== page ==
Are leaders born or made? How does one learn to lead? Former Argentinean President Mauricio Macri was named one of the top 100 most influential people in the world by TIME magazine in 2016 and 2018. In 2005, he founded a political party that led him to be elected president of Argentina—breaking with 70 years of two-party dominance in the country. In addition to his experience as president of Argentina from 2015 to 2019, he was elected twice as mayor of the City of Buenos Aires, was elected as national deputy, in 2018 was the first South American President of the G20, and was a three-time president of Boca Juniors Club. In this conversation, Macri shared insights drawn from his leadership experiences, focusing on the biggest challenges he has faced and how his definition of leadership changed throughout his career. Ricardo Ernst, executive director of the Latin America Leadership Program, gave welcoming remarks, and Maria Cancian, dean of the McCourt School of Public Policy at Georgetown University, provided introductions. Alejandro Werner, founding director of the Georgetown Americas Institute, moderated the conversation.
This event was sponsored by the Georgetown Americas Institute and co-sponsored by the Center for Latin American Studies, Latin America Leadership Program, the Center for Advancement of the Rule of Law in the Americas, the McCourt School of Public Policy, The Latin American Policy Association, and the Global Business Initiative.
Mauricio Macri served as president of Argentina from 2015 to 2019 and was the first South American president to host the G20 summit. He began his political career in 2003 when he founded the political party Commitment for Change, which provided the foundation for the successor party, Republican Proposal. In the 2005 congressional elections, he won a post as a national deputy and then became the mayor of Buenos Aires in 2007; he was re-elected as mayor in 2011. In addition to his political career, Macri was the president of Boca Juniors, Argentina’s most popular association football (soccer) club, for 12 years and received FIFA’s "Living Football Award" for his role in contributing to the growth and development of the game of soccer. Currently, he serves as Spring 2022 Senior Leadership Fellow at the Florida International University’s Adam Smith Center for Economic Freedom. Macri trained as a civil engineer at the Pontifical Catholic University of Argentina and attended Columbia University for business school.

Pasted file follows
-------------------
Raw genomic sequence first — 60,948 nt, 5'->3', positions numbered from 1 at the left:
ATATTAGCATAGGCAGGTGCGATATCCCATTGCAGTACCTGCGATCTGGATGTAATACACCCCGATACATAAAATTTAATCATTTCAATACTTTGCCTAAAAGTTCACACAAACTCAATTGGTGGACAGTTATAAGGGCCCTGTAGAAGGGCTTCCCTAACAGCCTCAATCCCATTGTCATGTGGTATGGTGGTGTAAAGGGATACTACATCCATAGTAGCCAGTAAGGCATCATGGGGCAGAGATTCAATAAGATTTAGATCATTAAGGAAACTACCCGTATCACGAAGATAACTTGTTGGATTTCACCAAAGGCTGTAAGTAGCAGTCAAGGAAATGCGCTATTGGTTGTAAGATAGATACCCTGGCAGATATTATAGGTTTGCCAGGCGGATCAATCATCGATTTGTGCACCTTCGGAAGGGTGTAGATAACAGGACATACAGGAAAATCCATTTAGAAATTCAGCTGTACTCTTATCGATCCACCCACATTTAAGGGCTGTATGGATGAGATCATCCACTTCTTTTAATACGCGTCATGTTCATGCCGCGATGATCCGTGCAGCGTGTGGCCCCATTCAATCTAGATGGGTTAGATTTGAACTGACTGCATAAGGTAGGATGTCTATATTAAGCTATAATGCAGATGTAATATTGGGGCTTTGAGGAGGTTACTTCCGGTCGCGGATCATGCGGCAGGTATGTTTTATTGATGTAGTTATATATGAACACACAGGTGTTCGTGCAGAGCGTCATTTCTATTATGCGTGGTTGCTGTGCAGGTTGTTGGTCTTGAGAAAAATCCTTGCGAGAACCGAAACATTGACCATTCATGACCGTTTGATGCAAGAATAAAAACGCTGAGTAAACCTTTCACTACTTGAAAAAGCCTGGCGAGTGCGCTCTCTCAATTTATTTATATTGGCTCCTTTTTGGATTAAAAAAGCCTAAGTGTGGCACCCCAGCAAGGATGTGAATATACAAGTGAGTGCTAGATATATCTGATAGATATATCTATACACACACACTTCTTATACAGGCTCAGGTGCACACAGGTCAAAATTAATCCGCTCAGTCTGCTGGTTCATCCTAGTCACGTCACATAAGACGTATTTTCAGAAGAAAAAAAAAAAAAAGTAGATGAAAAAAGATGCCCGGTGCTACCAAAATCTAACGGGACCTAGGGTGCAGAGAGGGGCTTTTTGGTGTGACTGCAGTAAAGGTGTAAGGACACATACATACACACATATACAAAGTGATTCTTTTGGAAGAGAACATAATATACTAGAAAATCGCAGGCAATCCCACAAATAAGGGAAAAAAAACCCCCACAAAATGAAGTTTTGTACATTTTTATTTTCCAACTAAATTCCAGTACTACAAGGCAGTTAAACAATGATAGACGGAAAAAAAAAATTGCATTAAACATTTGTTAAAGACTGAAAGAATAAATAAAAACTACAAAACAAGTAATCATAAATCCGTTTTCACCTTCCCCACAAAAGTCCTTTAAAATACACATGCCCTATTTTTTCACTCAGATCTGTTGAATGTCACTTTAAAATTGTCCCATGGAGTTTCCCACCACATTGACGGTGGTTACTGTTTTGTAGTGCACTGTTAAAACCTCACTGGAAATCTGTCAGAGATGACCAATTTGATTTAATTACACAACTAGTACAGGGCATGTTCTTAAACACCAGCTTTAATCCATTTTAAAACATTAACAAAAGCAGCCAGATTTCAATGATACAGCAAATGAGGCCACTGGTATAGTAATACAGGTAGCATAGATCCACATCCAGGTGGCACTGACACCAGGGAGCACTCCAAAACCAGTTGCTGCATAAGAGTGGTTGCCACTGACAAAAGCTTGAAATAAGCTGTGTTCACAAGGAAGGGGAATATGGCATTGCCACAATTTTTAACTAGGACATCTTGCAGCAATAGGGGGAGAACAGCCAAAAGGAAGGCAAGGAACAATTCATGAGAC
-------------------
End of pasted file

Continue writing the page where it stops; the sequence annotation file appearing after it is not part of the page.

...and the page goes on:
Maria Cancian (introductions) is dean of the McCourt School of Public Policy at Georgetown University and former president of the Association for Public Policy Analysis and Management (APPAM). Her research considers the dynamic between public policies and family wellbeing. Prior to joining Georgetown, Cancian was a Kellett professor, associate dean for social sciences and fiscal initiatives, and director of the Institute for Research on Poverty at the University of Wisconsin-Madison. She also served as senior advisor to the U.S. Secretary of Health and Human Services (HHS) and deputy assistant secretary for policy for the HHS Administration for Children and Families in the Obama administration, as a Casey Family Programs Senior Fellow, a W. T. Grant Foundation Distinguished Fellow in residence at the Wisconsin Department of Children and Families, a visiting scholar at the Russell Sage Foundation, and a visiting fellow at the Public Policy Institute of California. She received her doctorate in economics from the University of Michigan
Ricardo Ernst (welcome remarks) is the Baratta Chair in Global Business, professor of operations and global logistics, and the former deputy dean of the McDonough School of Business at Georgetown University. He holds a civil engineering degree from the Universidad Católica Andres Bello and an MBA from the Instituto de Estudios Superiores de Administración, both in Venezuela. He received an M.A. degree and his Ph.D. in operations management from the Wharton School, University of Pennsylvania.
Alejandro Werner (moderator) is the founding director of the Georgetown Americas Institute and a non-resident senior fellow at the Peterson Institute. He recently completed almost nine years as director of the Western Hemisphere Department at the International Monetary Fund. Prior to that appointment, he rose to undersecretary in Mexico’s Finance Ministry and taught at leading universities in Mexico, Spain, and the United States. He earned his Ph.D. in economics at the Massachusetts Institute of Technology in 1994.